Lem Satterfield

Mayweather holds court with the Brits

 

Unbeaten Floyd Mayweather knows how to captivate an audience, which is exactly what the six-time titleholder did during an open workout Friday at his own Las Vegas gym.

Mayweather, in his early preparation for a fight against Victor Ortiz on Sept. 17, trained before an exclusive gathering of British media and a busload of British fans who chartered a coach to his training facility.

They are in Las Vegas to witness Saturday night's Amir Khan-Zab Judah fight at the Mandalay Bay Hotel.

Mayweather discussed his victory over Judah I 2006, his 10th-round knockout of former English belt-holder Ricky Hatton the following year and the prospect of facing Manny Pacquiao, as well as the Filipino icon’s date with Juan Manuel Marquez on Nov. 12. Mayweather easily outpointed Marquez in 2009.

The Las Vegas resident also addressed comparisons of himself to Hall of Famer Pernell Whitaker, a man known for his wizardry who now trains Judah.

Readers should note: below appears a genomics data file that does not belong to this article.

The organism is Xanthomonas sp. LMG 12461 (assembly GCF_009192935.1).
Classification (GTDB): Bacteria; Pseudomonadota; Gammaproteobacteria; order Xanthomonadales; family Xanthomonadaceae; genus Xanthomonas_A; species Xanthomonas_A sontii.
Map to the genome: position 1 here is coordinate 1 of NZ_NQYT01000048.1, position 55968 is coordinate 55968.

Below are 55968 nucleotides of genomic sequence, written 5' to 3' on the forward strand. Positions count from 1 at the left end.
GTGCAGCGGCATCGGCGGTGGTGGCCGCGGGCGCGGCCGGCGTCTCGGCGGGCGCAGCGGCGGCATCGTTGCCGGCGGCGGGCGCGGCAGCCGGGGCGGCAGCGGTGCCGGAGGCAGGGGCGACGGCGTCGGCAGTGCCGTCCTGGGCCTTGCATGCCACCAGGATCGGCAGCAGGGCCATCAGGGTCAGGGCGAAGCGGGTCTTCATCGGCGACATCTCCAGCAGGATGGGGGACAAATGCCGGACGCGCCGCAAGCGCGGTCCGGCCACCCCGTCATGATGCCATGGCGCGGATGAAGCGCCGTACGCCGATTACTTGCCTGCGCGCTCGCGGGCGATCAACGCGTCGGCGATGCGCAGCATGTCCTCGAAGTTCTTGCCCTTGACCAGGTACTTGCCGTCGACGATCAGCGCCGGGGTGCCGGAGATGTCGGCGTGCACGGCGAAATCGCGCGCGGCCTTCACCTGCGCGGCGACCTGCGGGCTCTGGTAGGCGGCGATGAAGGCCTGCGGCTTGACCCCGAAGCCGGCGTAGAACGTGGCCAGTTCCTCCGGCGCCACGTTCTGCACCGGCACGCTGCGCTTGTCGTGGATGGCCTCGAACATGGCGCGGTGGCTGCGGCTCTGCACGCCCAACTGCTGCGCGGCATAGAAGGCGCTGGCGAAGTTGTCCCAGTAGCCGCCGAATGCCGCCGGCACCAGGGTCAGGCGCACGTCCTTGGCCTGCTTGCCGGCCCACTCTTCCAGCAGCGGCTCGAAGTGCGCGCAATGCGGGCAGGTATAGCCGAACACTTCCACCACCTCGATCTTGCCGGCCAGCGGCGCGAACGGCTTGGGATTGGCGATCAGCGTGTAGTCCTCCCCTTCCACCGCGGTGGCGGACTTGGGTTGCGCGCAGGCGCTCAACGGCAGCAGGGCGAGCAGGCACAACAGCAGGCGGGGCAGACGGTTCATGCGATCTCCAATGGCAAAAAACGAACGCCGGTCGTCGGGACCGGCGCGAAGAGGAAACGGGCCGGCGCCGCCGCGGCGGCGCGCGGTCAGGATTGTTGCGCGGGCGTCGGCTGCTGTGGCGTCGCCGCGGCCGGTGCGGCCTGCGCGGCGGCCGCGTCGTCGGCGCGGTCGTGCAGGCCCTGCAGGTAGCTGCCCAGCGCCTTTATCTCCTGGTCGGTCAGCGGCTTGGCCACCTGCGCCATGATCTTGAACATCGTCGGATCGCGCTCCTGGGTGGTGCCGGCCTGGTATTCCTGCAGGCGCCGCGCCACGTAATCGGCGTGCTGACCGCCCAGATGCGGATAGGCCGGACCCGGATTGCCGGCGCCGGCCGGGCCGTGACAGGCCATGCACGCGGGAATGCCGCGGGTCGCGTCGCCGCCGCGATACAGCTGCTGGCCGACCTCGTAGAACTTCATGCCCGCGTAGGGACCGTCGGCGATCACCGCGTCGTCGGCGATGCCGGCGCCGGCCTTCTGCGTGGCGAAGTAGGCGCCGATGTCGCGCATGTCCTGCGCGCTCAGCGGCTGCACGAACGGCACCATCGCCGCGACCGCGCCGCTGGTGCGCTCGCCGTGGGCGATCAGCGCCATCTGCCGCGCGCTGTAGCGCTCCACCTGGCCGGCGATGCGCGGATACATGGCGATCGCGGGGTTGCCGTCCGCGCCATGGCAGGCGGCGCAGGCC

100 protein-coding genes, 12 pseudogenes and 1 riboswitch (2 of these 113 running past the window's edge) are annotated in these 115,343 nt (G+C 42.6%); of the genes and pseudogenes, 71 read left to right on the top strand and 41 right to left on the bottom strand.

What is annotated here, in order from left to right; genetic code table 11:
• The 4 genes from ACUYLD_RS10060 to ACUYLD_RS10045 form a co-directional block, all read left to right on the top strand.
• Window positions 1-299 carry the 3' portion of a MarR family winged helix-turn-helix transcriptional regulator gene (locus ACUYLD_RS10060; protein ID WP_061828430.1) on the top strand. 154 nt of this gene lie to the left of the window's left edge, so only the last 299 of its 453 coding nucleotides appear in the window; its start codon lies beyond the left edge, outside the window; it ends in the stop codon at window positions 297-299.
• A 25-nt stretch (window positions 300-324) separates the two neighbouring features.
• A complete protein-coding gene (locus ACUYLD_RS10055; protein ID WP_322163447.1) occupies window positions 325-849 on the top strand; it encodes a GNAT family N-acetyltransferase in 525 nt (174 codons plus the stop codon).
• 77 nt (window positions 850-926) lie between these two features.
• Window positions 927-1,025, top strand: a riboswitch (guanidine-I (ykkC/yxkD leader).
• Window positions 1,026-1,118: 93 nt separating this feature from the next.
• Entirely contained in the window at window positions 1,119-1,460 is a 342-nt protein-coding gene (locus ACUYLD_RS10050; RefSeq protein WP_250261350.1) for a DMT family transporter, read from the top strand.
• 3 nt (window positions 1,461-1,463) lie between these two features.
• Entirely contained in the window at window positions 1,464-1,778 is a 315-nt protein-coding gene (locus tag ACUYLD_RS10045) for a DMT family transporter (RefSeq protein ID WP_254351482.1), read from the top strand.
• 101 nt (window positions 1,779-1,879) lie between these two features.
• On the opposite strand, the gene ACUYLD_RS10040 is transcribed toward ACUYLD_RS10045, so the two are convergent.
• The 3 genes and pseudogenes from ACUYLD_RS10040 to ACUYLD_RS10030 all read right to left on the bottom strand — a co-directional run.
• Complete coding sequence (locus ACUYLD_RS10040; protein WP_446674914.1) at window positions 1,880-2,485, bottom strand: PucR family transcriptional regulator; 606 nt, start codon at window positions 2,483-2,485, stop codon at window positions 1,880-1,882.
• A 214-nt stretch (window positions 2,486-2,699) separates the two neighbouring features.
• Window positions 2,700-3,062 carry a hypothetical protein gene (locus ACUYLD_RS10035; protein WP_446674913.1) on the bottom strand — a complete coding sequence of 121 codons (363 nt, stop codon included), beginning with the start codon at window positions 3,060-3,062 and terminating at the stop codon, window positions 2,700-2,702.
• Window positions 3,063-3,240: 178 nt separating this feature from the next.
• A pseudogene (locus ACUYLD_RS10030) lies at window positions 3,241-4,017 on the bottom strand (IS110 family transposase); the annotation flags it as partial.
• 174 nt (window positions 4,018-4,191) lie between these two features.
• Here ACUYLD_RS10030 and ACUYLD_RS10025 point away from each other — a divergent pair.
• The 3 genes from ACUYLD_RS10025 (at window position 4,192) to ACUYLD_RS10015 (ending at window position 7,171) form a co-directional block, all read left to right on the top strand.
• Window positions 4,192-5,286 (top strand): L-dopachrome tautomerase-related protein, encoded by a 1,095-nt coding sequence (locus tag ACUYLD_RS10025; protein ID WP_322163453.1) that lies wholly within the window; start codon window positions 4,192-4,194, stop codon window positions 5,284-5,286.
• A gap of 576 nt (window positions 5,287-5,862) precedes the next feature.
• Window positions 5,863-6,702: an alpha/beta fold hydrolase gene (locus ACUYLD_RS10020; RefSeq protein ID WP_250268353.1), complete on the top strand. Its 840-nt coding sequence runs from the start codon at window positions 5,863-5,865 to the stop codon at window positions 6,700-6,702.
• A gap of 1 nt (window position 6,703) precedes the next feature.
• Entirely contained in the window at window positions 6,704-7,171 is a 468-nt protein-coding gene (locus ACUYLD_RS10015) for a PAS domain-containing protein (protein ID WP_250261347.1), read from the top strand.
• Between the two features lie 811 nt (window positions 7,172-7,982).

Below are some of Mayweather's comments.

Comparing himself to Pacquiao: "They said I was too big for Marquez, but not too big for Pacquiao. But they [Pacquiao and Marquez] are the same size. So I don’t understand. How can I not be rated No. 1 if I haven’t been beaten?

But I am not worried about the Pacquiao thing at all. I can do whatever I want in this sport. I don’t worry about the pound-for pound thing. I don’t rate myself. I just go out and perform and look good and try to impress the fans and to be victorious.

What makes me not the best? You’ve got this guy that people rate [Pacquiao] and he’s already been beaten."

On facing Manny Pacquiao or Amir Khan: “Floyd Mayweather is in the sport to give great performances. And I must be happy myself before I can make anyone else happy. The fans would love to see me fight anybody. The British fans would love to see me fight Amir Khan. I'm pretty sure the Filipino fans would want to see me fight Pacquiao. The American fans would love to see me fight anybody."